A puzzle that requires formal logical deduction to arrive at the solution. This suggests more than merely reasoning through clues to find an answer (you might want [situation] for that).
A logic puzzle is one where a conclusion can be deduced solely using formal logical deduction without needing to guess. It often takes the form of a series of statements that you must use to find the solution to the question posed using logical inference. For example, the puzzle might ask you to figure out the order of five people standing in line from statements like "Jamie is not to Sarah's left."
Sometimes, the truth of the statements themselves is unknown and must be deduced. Use liars in addition for these.
You are in a room with two wizards. One of these wizards always tells the truth, while the other always lies. How do you figure out which does what by asking both of them just one question?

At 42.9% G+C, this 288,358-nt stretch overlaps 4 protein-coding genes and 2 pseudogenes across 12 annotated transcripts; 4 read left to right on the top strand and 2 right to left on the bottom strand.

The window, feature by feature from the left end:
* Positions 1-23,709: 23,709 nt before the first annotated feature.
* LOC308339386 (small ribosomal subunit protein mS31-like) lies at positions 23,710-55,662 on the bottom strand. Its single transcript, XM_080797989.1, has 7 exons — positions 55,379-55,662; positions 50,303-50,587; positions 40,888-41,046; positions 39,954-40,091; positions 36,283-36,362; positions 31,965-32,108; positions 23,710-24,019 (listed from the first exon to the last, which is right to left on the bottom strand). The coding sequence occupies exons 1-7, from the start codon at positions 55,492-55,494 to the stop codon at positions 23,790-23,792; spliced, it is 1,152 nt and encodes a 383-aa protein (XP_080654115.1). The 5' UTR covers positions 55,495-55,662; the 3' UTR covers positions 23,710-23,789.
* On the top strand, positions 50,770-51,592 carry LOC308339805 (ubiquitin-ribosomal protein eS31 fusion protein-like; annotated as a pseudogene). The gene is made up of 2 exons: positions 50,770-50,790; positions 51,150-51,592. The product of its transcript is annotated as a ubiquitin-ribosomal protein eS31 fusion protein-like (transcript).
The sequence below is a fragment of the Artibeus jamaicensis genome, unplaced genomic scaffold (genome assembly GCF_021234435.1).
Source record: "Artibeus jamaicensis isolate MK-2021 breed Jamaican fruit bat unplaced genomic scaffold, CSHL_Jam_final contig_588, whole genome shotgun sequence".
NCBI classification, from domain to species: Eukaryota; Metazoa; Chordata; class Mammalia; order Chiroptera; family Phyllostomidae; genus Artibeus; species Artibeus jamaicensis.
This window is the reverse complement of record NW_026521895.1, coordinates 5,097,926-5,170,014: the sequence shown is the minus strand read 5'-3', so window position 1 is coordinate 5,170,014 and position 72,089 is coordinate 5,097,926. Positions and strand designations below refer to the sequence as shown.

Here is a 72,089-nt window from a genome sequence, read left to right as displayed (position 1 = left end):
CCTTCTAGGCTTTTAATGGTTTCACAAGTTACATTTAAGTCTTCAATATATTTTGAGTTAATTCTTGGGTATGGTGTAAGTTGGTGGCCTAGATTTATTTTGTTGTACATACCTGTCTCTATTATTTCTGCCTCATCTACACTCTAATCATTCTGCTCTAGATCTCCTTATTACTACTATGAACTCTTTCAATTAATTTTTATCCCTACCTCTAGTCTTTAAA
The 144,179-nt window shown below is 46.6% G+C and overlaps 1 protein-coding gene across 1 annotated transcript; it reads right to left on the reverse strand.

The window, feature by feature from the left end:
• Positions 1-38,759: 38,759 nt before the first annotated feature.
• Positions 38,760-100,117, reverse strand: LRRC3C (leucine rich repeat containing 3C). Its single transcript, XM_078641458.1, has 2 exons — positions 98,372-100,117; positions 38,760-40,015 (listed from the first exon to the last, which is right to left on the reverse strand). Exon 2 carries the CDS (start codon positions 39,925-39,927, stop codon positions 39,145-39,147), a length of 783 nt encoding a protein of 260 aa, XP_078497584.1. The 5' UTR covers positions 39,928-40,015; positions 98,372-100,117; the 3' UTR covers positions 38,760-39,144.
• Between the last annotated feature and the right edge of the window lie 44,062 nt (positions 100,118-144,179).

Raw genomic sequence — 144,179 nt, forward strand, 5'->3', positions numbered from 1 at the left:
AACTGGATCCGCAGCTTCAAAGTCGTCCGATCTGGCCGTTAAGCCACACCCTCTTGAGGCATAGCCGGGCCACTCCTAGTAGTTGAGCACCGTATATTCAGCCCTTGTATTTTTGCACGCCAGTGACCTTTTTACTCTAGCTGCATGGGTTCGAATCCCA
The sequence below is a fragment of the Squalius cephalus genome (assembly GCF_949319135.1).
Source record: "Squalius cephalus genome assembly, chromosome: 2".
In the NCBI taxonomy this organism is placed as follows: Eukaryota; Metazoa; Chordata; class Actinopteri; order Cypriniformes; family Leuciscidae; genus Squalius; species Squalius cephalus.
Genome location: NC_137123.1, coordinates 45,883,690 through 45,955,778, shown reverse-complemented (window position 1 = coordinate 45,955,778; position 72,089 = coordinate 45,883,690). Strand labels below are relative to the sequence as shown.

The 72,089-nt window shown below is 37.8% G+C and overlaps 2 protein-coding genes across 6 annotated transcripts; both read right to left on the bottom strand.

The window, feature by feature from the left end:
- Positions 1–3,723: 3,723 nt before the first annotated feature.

The answer is to ask them any question that has one irrefutably true answer and one irrefutably false answer, such as "Am I speaking to you right now?" The wizard that tells the truth will say "Yes," proving that he speaks the truth, and the lying wizard will say "No," showing that he is the liar.
Note that puzzles requiring you to reason through hints or clues, rather than apply formal logic rules to supplied facts, are not logical-deduction. You might want the situation tag for those.